I believe that Sands of Time epitomized the thematic ethos and as with the original game did so because of the influence of Jordan Mechner. Warrior Within obviously whizzed all over the sentiments and The Two Thrones, at least on a surface levels, attempts to pick up the pieces. The latter can be justified by the acknowledgement of narrative devices from the Sands of Time, the return to the location and Moroccan presence as created by the music, landscape and character designs. These are all positive steps in the right direction, again albeit on surface level.

Scratch away the paint a little and the shonky implementation is unveiled. I highlight this in the review. Simply put; the mimicry falls apart when it’s made irrelevant by the wrong context and the narrative techniques used in Sands of Time are irrelevant in The Two Thrones, making it all feel extremely superficial. Interject this with Kaileena from Warrior Within (who can in no way escape her identity from WW as a complete whore), the baseless maturation of the Prince and the continual acts of violence, and it all fails to maintain its own dignity. The Two Thrones should have properly realized this, rather is seems that Ubisoft’s management only saw the contempt that fans held for Warrior Within and hence decided to slice the next game in the middle. Satisfying a wider audience, gaining a little cred back from the enthusiasts and ultimately keeping everyone happy was probably the best means at keeping the Prince of Persia money train alive. Sure it’s not a complete and utter sellout like Warrior Within, but even then the purity is still tarnished by what appears to be corporate interest. The Two Thrones is a pretender through and through.

But the Platforming!

But still the platforming is good…and here’s where we reach an amusing point of interest. Sure the integrity of the series had gone to shit, but structurally the two sequels took the delectable platforming chunk of Sands of Time and allowed it to flourish into something even more beautiful. Combat aside, Warrior Within was a mammoth challenge map for those who had cut their teeth on the platforming in Sands of Time. Admittedly, for the hardened gamer, the platforming apex in Sands of Time wasn’t quite the climax we were hoping for – figuratively and literally. Warrior Within with it’s rough platforming, blood and cleavage was the answer, the itch for our scratch; a true guilty pleasure. Just leave your dignity at the door.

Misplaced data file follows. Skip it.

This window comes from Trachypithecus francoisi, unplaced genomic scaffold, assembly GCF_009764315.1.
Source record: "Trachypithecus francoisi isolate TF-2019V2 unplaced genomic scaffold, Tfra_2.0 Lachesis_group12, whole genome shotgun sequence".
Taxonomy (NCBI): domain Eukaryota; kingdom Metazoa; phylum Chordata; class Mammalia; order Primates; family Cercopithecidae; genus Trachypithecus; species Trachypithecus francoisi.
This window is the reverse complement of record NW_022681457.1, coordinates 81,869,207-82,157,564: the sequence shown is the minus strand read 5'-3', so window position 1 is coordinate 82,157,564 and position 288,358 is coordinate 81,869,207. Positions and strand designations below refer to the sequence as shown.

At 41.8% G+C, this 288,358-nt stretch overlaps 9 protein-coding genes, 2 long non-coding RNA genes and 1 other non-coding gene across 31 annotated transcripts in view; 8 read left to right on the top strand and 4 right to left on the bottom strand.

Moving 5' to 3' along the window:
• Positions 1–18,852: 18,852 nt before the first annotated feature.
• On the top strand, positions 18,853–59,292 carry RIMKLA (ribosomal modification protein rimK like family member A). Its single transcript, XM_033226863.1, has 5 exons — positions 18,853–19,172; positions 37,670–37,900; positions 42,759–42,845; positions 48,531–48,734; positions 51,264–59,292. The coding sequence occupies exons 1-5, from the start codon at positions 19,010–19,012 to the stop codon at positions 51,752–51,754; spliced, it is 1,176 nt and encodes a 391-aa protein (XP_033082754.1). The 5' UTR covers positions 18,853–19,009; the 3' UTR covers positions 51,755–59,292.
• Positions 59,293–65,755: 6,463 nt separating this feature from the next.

The Two Thrones toned down the challenge considerably. The noticeable absence of sharp rotating objects and tough endurance runs lowered the brutality while the new stealth elements provided the player with choice and self expression. The Two Thrones was definitely a hybrid and if you’d tackled the prior two games, going for one more go seemed all the more worthwhile, just to see the results.

It’s hard to deny the later two games a place in the series considering their contributions to the esteemed platforming elements of the franchise. Elements that would later influence Assassin’s Creed and hence inspire a multitude of similar free roaming platform games.

The Two Thrones emphasized dichotomy, a dichotomy very much fleshed out by the games themselves which led up to its existence. Sands of Time being the representative height of this industry and Warrior Within being the representative low. In which case The Two Thrones dichotomy extends beyond what’s contained within the a single title, a metaphor for the trilogy itself.

* I’m not denying that most western adaptions of such fables haven’t been faithful, because frankly they’re hardly faithful or even show that much respect to the culture. My point is that they actually display the culture and do so in a mostly positive light which itself is very important.

Additional Readings

‘Prince of Persia’ Movie Poster Inspired By ‘Warrior Within’ – MTV Multiplayer

Prince of Persia: The Two Thrones Developer Diaries

Prince of Persia: Warrior Within Art Direction and Additional Interviews

Prince of Persia: The Sands of Time Documentary and Additional Trailers

Majora’s Mask And Cultural Alienation

August 26th, 2009

I’ve been working on an upcoming column on cultural difference and initially wrote up the following two paragraphs which as you’ll notice are instead about cultural alienation in Zelda Majora’s Mask. It’s largely irrelevant to what I want to say in the piece, but I’m super pleased with it anyways and couldn’t bare to scrap it. Honestly, I wish I could do a thesis on this game or something.

“I’ve referenced Zelda: Majora’s Mask twice before in this column, because it beautifully captures the feeling of cultural isolation and difference. We have a series of expectations about how the world works, this can be called our cultural understanding of the world. When we exist in a foreign culture, that understanding can be subverted by the immediate culture surrounding us. We might speak a language which isn’t our’s to people who perhaps aren’t quite like us – things are naturally going to be different. Hence when integrating into a new cultural environment the feeling of alienation often arises. You might call it culture shock, I guess.

Majora’s Mask elicits this uncomfortable feeling very distinctively by almost immediately severing ties with player’s expectations of a Zelda game. Just as one’s cultural understanding is quickly subverted in a foreign context, Nintendo destroy all player expectation’s, casting you off as a lowly Deku Scrub. And people don’t like you. In fact, you’re without justification blown off, frowned upon by members of Clock Town – even the town dog aspires for your demise.”